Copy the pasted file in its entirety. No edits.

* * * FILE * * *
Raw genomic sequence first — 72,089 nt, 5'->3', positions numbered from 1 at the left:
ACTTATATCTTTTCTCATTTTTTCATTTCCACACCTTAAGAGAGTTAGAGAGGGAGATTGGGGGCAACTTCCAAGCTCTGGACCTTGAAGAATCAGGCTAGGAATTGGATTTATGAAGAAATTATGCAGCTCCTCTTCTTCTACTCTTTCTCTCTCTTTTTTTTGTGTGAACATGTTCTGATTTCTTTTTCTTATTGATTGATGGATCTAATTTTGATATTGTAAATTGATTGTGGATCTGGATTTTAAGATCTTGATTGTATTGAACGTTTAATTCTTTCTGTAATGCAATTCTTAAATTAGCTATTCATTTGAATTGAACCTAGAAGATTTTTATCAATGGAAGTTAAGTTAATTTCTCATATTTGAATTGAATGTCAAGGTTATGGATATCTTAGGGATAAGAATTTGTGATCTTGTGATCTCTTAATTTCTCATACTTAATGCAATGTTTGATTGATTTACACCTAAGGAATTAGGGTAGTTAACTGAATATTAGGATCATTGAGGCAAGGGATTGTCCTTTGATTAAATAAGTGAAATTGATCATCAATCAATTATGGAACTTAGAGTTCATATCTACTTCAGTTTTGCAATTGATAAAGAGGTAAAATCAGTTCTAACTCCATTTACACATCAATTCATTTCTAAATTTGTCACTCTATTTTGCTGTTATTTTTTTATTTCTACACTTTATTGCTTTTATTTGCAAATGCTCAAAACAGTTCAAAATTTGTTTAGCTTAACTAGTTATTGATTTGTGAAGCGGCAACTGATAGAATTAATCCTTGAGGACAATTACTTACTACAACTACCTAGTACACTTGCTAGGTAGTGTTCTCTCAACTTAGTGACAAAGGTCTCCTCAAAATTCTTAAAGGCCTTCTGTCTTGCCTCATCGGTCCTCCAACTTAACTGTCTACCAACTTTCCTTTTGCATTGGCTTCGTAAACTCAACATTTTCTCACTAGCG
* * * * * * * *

Raw genomic sequence first — 72,089 nt, 5'->3', positions numbered from 1 at the left:
ACTTATATCTTTTCTCATTTTTTCATTTCCACACCTTAAGAGAGTTAGAGAGGGAGATTGGGGGCAACTTCCAAGCTCTGGACCTTGAAGAATCAGGCTAGGAATTGGATTTATGAAGAAATTATGCAGCTCCTCTTCTTCTACTCTTTCTCTCTCTTTTTTTTGTGTGAACATGTTCTGATTTCTTTTTCTTATTGATTGATGGATCTAATTTTGATATTGTAAATTGATTGTGGATCTGGATTTTAAGATCTTGATTGTATTGAACGTTTAATTCTTTCTGTAATGCAATTCTTAAATTAGCTATTCATTTGAATTGAACCTAGAAGATTTTTATCAATGGAAGTTAAGTTAATTTCTCATATTTGAATTGAATGTCAAGGTTATGGATATCTTAGGGATAAGAATTTGTGATCTTGTGATCTCTTAATTTCTCATACTTAATGCAATGTTTGATTGATTTACACCTAAGGAATTAGGGTAGTTAACTGAATATTAGGATCATTGAGGCAAGGGATTGTCCTTTGATTAAATAAGTGAAATTGATCATCAATCAATTATGGAACTTAGAGTTCATATCTACTTCAGTTTTGCAATTGATAAAGAGGTAAAATCAGTTCTAACTCCATTTACACATCAATTCATTTCTAAATTTGTCACTCTATTTTGCTGTTATTTTTTTATTTCTACACTTTATTGCTTTTATTTGCAAATGCTCAAAACAGTTCAAAATTTGTTTAGCTTAACTAGTTATTGATTTGTGAAGCGGCAACTGATAGAATTAATCCTTGAGGACAATTACTTACTACAACTACCTAGTACACTTGCTAGGTAGTGTTCTCTCAACTTAGTGACAAAGGTCTCCTCAAAATTCTTAAAGGCCTTCTGTCTTGCCTCATCGGTCCTCCAACTTAACTGTCTACCAACTTTCCTTTTGCATTGGCTTCGTAAACTCAACATTTTCTCACTAGCG